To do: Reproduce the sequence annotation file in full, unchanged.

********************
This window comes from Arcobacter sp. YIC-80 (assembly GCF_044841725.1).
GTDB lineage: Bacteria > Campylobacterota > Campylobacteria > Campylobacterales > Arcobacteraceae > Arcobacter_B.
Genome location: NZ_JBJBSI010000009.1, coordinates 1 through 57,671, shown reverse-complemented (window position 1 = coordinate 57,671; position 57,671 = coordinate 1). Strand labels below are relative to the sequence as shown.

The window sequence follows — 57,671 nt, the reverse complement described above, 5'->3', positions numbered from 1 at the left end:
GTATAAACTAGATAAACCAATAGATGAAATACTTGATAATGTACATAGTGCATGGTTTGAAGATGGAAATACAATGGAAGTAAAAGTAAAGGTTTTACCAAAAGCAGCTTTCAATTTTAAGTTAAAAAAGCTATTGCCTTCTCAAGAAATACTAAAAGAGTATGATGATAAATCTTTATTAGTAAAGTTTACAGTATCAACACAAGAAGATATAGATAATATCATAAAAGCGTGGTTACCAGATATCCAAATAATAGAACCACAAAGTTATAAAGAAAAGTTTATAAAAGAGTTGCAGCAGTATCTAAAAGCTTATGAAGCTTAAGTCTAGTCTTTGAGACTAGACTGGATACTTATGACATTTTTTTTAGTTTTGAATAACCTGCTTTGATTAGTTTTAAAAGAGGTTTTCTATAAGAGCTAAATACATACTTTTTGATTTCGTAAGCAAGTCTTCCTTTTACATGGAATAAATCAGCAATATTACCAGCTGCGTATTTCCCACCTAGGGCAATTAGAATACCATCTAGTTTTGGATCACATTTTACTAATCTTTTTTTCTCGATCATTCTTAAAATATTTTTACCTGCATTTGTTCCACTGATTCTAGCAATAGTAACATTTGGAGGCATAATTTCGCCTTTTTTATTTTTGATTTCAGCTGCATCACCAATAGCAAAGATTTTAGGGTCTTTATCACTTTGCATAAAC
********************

This window comes from Arcobacter sp. YIC-80 (assembly GCF_044841725.1).
GTDB lineage: Bacteria > Campylobacterota > Campylobacteria > Campylobacterales > Arcobacteraceae > Arcobacter_B.
Genome location: NZ_JBJBSI010000009.1, coordinates 1 through 57,671, shown reverse-complemented (window position 1 = coordinate 57,671; position 57,671 = coordinate 1). Strand labels below are relative to the sequence as shown.

The window sequence follows — 57,671 nt, the reverse complement described above, 5'->3', positions numbered from 1 at the left end:
GTATAAACTAGATAAACCAATAGATGAAATACTTGATAATGTACATAGTGCATGGTTTGAAGATGGAAATACAATGGAAGTAAAAGTAAAGGTTTTACCAAAAGCAGCTTTCAATTTTAAGTTAAAAAAGCTATTGCCTTCTCAAGAAATACTAAAAGAGTATGATGATAAATCTTTATTAGTAAAGTTTACAGTATCAACACAAGAAGATATAGATAATATCATAAAAGCGTGGTTACCAGATATCCAAATAATAGAACCACAAAGTTATAAAGAAAAGTTTATAAAAGAGTTGCAGCAGTATCTAAAAGCTTATGAAGCTTAAGTCTAGTCTTTGAGACTAGACTGGATACTTATGACATTTTTTTTAGTTTTGAATAACCTGCTTTGATTAGTTTTAAAAGAGGTTTTCTATAAGAGCTAAATACATACTTTTTGATTTCGTAAGCAAGTCTTCCTTTTACATGGAATAAATCAGCAATATTACCAGCTGCGTATTTCCCACCTAGGGCAATTAGAATACCATCTAGTTTTGGATCACATTTTACTAATCTTTTTTTCTCGATCATTCTTAAAATATTTTTACCTGCATTTGTTCCACTGATTCTAGCAATAGTAACATTTGGAGGCATAATTTCGCCTTTTTTATTTTTGATTTCAGCTGCATCACCAATAGCAAAGATTTTAGGGTCTTTATCACTTTGCATAAAC